Alexandria, VA – August 31, 2015
The other day, little man (my five-year-old) excitedly told me that he wanted to preserve the seeds from the apple he was eating.
“We can plant these seeds,” he said excitedly, “and grow apple trees; then we won’t have to go to the store to get apples! We can just pick them from the three. Do we have a long ladder, like the one the firemen use?”
Notwithstanding the fact that we would have to wait about ten years to actually obtain any apples after planting the seeds, I didn’t have the heart to tell him that the Supreme Court has found this activity to be problematic. Yes, growing produce on your own private property has come under scrutiny.
Indeed, in my opinion, Wickard v. Filburn (1942) represents one of the extreme examples of the power of the federal government being upheld by the Supreme Court. Filburn was a dairy farmer who was growing extra crops on his own land for his family’s own consumption, not for sale. Sounds like his own business, right? I would think so. Except that during the Great Depression, Congress enacted the Agricultural Adjustment Act (AAA), which restricted agricultural production by paying farmers to reduce crop area. The AAA was enforced against Filburn, the government arguing that he exceeded the law’s market quota. Filburn sued the government, arguing that the law violated the Commerce Clause (Art. I, Section 8, Clause 3 of the U.S. Constitution).
Under the Commerce Clause, the federal government regulates interstate commerce. But here Filburn was growing crops on his own land for his family to eat. How can that be interstate commerce? The Supreme Court found that the law was constitutional under the Commerce Clause because the federal government has an interest in limiting the supply of crops (here, wheat specifically) to keep the price high (thereby, helping farmers after the Depression). If Filburn grows and uses his own wheat, then he won’t have to buy wheat, there will be less market demand for wheat, and the price will decline.
But Filburn is just one farmer. How could the activities of one farmer affect the price of wheat? The Court found that in the aggregate, although Filburn’s act by itself doesn’t affect interstate commerce, if many farmers did the same, and if you aggregated their actions, that would affect interstate commerce by affecting the price of wheat. So even if the activity is non-economic, as here because Filburn grew crops for his own use (not for sale), the aggregation principle can be used to bring the activity under government scrutiny. Fantastic.
To me, this is complete overreach by a Court who was no doubt pressured by the executive branch and the economic desperation of the times. Ladies and gentleman, this is still good law. That is, it is still considered constitutional for the government to dictate what crops you cannot grow on your own private land. Indeed, if the federal government can regulate what you do on your own land under the Commerce Clause, is there anything it can NOT regulate?
The Supreme Court continued this rationale in Gonzales v. Raich. In Gonzales, California residents challenged that the federal Controlled Substances Act was unconstitutional under the Commerce Clause. Here, Raich grew and used (legally, under California law) her own marijuana. The federal law criminalizes this private behavior; there was no indication that Raich was going to sell what she grew.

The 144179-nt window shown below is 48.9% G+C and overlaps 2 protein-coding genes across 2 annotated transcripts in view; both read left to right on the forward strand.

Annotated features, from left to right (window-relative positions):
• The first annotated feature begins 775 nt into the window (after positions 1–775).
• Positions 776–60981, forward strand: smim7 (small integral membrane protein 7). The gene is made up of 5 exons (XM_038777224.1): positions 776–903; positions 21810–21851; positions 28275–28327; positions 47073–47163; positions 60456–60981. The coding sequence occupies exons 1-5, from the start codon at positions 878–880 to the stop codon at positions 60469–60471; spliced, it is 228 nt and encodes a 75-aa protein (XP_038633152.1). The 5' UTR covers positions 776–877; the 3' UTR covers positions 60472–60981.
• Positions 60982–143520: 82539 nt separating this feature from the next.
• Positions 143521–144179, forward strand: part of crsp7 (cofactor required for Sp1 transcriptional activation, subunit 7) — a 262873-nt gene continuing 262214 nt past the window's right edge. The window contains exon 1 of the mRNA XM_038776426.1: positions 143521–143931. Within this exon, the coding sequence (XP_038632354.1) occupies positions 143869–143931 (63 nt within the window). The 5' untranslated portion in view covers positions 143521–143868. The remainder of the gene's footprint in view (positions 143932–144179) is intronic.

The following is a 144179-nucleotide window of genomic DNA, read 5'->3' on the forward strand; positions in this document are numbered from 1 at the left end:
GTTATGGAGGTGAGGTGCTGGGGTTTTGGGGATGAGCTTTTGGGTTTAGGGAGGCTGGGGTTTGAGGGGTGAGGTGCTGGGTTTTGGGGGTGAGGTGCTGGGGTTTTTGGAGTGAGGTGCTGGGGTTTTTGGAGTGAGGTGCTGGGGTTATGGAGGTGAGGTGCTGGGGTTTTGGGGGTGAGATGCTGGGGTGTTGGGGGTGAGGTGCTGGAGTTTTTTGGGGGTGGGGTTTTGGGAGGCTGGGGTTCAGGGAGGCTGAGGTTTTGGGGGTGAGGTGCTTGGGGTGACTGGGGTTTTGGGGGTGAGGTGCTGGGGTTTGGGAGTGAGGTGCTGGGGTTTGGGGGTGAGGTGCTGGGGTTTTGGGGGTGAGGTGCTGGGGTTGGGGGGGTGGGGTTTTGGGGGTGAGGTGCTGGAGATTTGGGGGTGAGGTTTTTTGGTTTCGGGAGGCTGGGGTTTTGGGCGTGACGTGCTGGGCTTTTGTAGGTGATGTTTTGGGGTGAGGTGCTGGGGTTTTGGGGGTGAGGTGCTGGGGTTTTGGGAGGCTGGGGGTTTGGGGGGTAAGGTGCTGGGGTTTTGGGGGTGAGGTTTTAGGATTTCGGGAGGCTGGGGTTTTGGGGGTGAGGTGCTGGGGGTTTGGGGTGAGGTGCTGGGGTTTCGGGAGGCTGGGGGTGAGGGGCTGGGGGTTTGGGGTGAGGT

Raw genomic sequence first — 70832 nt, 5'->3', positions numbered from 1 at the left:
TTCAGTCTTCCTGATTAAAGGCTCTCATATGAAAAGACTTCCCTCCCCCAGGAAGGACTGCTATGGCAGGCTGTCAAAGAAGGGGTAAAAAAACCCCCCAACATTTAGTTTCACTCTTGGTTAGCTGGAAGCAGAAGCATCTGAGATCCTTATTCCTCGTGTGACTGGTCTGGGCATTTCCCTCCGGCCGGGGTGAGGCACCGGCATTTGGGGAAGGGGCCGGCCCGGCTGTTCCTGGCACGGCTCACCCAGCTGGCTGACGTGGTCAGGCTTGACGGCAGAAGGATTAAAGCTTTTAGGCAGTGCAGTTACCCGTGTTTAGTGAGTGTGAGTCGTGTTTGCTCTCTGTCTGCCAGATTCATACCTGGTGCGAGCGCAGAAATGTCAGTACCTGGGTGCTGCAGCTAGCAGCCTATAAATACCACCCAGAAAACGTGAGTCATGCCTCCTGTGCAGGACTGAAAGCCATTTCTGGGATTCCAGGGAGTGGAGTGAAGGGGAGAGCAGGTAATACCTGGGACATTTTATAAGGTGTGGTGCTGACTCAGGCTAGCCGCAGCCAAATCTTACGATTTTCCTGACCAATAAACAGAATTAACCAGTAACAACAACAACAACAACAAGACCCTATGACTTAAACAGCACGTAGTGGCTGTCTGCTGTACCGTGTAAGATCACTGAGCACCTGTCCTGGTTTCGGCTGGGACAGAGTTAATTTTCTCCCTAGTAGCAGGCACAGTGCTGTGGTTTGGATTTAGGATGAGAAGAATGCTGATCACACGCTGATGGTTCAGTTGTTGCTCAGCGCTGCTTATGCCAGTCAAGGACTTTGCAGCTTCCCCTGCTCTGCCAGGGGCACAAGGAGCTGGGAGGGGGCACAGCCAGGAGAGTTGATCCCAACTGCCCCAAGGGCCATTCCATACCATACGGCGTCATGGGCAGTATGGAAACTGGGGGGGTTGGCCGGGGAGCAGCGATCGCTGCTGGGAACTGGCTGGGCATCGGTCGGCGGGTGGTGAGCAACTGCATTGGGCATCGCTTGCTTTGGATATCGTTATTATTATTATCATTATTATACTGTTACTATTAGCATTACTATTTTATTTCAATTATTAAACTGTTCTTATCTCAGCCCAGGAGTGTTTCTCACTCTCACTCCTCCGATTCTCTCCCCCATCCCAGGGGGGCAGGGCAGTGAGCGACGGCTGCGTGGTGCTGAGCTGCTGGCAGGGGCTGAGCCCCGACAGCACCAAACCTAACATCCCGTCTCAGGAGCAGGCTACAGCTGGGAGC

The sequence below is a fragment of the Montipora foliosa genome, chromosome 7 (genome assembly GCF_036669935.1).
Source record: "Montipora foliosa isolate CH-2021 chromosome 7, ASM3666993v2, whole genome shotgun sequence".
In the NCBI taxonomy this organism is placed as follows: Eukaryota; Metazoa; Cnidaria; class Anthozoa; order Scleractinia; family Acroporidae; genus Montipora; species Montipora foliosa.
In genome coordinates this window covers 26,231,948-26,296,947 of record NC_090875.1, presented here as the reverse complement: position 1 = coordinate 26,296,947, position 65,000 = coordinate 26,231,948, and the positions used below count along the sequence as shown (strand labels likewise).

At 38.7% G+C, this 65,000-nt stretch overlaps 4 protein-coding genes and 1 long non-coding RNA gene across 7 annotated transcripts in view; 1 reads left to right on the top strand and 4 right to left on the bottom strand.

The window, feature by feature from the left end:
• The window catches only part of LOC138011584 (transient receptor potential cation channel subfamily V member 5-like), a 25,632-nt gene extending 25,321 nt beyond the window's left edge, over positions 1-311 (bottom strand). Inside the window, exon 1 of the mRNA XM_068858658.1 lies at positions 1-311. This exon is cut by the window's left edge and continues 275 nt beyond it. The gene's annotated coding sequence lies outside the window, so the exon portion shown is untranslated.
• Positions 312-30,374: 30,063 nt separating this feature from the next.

The Court relied on Wickard, finding that even though Raich apparently didn’t plan to sell drugs, that fact that she grew drugs on her own private property affected the legal and illegal markets. Here, the Court again applied the aggregation principle used in Wickard. Even if you are not in favor of legalizing marijuana, in my view the Raich decision broadens the government’s authority as compared to the Wickard decision. In Wickard, the farmer grew crops to sell on the market, for his livelihood, in addition to growing them for his own personal use. In Raich, the evidence suggested that she only grew marijuana for her own personal use, not for sale. The bottom line is that these cases appear to expand the types of laws that the Court would find constitutional under the Commerce Clause, and the types of activity that the government can regulate.
At least one Justice in Raich had some sense. Justice O’Connor dissented, arguing that the majority’s definition of economic activity was so broad as to cover all human activity and to bring it under federal regulatory reach. O’Connor argued that what Raich was doing on her own property was so minimal, it was difficult to see how her actions affected interstate commerce, such that they warranted regulation.
The Court dialed back a bit, though not much, in US v. Lopez. Here, the issue was whether a federal law regulating (prohibiting) possession of a firearm in a school zone was constitutional under the Commerce Clause (of course, such a prohibition may be permitted under other laws). Again, we’re talking about private possession of something as in Wickard. The Court found the law unconstitutional (as it pertained to the Commerce Clause) because it did not deal with economic activity. That is, the law here made no effort to regulate sales of firearms via interstate commerce. The majority held that if Congress can get away with this “link” to interstate commerce, then it was almost impossible to think of a law that would NOT affect interstate commerce. Ya think?
I hate to have to tell you to be careful what you do on your own land, but these laws are still valid. There will be more on economic liberty-related cases in upcoming posts.